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## Main Question or Discussion Point

Are generalized coordinates, as used in Legrangian mechanics, just a different name for coordinates on a chart in a manifold? The idea of generalized coordinates never quite "clicked" with me, but after reading a paper today, it seems that they are just an implicit way of working with manifolds.

So, say you're working with a double-pendulumn system. You have two objects (the ends of the pendulumns) in 3D space, for a total of 6 degrees of freedom, so the entire system can be modeled in R^6. But, to simplify the math, we can use our knowledge of the system's invariants to reduce this down to a 2D submanifold, parametrized by the angle of each pendulumn as each swings in a plane.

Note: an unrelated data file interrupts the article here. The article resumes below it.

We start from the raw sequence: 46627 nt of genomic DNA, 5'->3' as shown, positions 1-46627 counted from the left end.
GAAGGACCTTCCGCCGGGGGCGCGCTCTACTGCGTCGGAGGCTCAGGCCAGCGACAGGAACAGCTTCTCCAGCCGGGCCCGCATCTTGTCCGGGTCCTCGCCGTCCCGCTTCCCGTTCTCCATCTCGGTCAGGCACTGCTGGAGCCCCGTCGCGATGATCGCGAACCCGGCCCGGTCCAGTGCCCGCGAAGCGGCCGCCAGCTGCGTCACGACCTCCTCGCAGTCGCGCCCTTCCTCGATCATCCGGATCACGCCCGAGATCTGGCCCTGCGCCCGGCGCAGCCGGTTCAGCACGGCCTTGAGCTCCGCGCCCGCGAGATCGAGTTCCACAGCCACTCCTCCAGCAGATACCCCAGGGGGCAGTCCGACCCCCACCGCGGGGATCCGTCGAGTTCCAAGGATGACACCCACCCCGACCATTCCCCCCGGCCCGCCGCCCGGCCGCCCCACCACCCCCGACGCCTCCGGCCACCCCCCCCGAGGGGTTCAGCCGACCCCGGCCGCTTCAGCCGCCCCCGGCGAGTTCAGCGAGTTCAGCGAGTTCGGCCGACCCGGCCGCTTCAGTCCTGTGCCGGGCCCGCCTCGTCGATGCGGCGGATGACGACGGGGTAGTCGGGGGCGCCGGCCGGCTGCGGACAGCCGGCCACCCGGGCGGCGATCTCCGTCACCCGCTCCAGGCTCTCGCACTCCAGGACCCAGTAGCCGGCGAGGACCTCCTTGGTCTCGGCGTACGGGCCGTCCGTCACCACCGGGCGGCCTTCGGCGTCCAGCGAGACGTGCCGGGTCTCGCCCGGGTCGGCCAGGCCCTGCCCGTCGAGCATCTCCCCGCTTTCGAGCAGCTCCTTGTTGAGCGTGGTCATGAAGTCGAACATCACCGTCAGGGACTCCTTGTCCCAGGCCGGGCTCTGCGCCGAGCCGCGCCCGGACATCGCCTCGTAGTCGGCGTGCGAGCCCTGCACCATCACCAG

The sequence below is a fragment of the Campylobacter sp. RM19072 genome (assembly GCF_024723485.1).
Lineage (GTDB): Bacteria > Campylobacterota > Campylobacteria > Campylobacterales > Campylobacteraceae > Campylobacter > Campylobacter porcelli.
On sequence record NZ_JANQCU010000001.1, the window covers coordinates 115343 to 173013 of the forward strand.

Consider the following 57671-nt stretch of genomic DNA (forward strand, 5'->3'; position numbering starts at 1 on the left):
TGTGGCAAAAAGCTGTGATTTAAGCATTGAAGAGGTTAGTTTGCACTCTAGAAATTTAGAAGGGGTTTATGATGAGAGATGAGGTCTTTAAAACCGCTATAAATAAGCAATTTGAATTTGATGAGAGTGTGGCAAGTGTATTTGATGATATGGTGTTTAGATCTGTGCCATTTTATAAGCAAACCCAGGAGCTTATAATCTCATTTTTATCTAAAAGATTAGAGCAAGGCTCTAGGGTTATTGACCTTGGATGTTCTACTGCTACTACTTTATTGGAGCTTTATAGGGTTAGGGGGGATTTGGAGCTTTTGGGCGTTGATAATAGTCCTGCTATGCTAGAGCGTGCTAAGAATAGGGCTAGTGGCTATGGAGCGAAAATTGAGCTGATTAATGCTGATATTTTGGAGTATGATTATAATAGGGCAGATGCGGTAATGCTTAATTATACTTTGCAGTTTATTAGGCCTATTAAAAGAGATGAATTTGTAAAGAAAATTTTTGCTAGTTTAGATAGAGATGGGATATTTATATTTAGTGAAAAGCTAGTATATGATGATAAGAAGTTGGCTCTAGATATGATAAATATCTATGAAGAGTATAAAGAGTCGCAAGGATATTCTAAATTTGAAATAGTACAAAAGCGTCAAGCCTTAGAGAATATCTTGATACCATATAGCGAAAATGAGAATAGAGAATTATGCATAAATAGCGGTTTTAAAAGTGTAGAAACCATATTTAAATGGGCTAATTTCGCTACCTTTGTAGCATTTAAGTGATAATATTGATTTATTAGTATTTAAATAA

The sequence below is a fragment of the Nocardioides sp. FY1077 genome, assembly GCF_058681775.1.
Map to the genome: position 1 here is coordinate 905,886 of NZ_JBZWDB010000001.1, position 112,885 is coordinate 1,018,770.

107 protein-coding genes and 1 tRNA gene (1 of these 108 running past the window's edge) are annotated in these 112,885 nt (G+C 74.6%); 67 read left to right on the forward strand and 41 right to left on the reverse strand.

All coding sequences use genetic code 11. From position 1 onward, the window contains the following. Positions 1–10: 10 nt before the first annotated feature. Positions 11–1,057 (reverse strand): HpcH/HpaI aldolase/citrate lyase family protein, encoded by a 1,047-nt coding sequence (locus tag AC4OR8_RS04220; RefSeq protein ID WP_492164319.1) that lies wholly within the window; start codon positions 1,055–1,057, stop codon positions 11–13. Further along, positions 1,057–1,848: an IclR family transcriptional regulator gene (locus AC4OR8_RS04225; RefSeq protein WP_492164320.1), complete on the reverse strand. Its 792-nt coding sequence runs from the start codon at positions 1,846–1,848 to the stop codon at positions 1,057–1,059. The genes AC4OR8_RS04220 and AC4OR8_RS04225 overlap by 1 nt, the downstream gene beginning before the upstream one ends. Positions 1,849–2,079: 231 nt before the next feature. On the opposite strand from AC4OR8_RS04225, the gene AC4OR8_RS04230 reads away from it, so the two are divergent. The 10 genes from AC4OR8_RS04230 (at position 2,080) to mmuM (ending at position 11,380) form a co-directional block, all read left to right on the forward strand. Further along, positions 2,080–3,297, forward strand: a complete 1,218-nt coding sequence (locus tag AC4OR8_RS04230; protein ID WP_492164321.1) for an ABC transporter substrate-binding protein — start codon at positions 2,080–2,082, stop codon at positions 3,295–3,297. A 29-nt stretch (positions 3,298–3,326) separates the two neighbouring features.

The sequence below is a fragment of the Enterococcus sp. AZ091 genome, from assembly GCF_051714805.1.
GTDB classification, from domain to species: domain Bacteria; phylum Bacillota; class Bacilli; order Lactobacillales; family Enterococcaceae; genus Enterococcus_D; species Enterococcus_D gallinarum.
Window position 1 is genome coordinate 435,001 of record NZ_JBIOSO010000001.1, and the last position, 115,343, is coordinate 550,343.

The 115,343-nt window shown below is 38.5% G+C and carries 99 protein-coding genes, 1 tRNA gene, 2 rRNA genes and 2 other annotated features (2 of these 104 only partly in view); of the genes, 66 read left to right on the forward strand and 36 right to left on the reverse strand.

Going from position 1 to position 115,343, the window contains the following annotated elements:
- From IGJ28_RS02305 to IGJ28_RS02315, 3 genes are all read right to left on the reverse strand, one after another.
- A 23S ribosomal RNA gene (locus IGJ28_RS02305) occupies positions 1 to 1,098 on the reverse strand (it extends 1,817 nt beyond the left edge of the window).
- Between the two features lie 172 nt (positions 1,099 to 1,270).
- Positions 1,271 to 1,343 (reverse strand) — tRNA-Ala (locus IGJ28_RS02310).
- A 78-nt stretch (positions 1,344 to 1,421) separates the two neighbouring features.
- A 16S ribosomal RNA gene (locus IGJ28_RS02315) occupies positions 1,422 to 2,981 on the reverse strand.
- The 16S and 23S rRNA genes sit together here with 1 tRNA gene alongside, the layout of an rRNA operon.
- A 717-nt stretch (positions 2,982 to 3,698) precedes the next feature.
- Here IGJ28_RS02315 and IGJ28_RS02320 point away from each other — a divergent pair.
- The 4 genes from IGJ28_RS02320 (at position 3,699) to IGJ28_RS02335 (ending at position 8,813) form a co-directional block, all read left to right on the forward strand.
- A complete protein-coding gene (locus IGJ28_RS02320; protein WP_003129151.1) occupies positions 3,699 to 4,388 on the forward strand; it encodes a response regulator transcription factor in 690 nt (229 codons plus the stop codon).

Am I correct in coming to this conclusion?

So, say you're working with a double-pendulumn system. You have two objects (the ends of the pendulumns) in 3D space, for a total of 6 degrees of freedom, so the entire system can be modeled in R^6. But, to simplify the math, we can use our knowledge of the system's invariants to reduce this down to a 2D submanifold, parametrized by the angle of each pendulumn as each swings in a plane.

Am I correct in coming to this conclusion?